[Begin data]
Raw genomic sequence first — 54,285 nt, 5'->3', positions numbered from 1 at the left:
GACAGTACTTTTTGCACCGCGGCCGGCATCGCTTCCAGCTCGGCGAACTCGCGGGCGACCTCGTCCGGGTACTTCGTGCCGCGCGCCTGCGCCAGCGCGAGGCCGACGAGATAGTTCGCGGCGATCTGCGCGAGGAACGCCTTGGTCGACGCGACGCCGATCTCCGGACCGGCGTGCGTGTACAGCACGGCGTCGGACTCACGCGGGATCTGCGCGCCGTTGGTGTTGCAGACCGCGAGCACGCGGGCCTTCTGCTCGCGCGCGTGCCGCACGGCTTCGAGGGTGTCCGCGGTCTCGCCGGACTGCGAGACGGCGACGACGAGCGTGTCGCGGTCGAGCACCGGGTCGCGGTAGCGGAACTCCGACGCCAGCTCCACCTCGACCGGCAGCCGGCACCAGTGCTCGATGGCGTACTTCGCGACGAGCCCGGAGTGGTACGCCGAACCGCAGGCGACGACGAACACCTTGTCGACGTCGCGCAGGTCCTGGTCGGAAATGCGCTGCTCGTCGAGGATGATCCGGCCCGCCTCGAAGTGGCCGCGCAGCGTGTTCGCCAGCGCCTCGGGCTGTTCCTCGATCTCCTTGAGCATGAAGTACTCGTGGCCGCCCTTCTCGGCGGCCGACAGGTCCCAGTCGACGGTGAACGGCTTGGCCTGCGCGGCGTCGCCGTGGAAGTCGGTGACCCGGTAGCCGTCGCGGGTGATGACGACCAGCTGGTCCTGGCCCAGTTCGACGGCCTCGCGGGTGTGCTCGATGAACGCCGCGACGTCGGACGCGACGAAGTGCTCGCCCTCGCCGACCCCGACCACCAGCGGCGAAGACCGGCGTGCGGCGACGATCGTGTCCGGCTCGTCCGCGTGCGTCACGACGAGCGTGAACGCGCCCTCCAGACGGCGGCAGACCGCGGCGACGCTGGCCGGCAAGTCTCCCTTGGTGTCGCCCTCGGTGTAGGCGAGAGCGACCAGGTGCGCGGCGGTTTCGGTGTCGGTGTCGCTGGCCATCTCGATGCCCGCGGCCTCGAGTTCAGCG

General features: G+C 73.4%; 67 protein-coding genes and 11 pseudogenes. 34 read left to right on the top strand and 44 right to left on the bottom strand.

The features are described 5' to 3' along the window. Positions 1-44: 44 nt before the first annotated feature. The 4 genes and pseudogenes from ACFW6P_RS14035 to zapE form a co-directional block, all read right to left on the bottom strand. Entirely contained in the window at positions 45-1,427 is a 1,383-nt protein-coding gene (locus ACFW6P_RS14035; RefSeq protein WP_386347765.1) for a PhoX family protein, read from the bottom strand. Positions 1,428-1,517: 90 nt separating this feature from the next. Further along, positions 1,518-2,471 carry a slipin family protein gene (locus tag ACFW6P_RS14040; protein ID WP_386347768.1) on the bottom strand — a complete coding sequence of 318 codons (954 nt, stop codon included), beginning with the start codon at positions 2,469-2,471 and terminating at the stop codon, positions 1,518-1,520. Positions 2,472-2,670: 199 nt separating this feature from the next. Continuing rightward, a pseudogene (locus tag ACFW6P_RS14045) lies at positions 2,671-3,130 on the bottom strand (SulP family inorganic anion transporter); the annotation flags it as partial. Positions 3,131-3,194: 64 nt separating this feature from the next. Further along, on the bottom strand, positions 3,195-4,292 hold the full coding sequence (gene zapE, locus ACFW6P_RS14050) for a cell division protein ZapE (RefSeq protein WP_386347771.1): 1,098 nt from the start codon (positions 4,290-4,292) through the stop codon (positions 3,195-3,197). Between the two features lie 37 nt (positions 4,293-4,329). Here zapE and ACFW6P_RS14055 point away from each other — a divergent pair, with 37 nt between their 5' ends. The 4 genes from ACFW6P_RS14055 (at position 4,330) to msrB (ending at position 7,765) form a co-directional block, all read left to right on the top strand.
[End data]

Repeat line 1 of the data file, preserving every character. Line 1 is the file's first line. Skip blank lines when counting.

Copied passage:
Raw genomic sequence first — 54,285 nt, 5'->3', positions numbered from 1 at the left: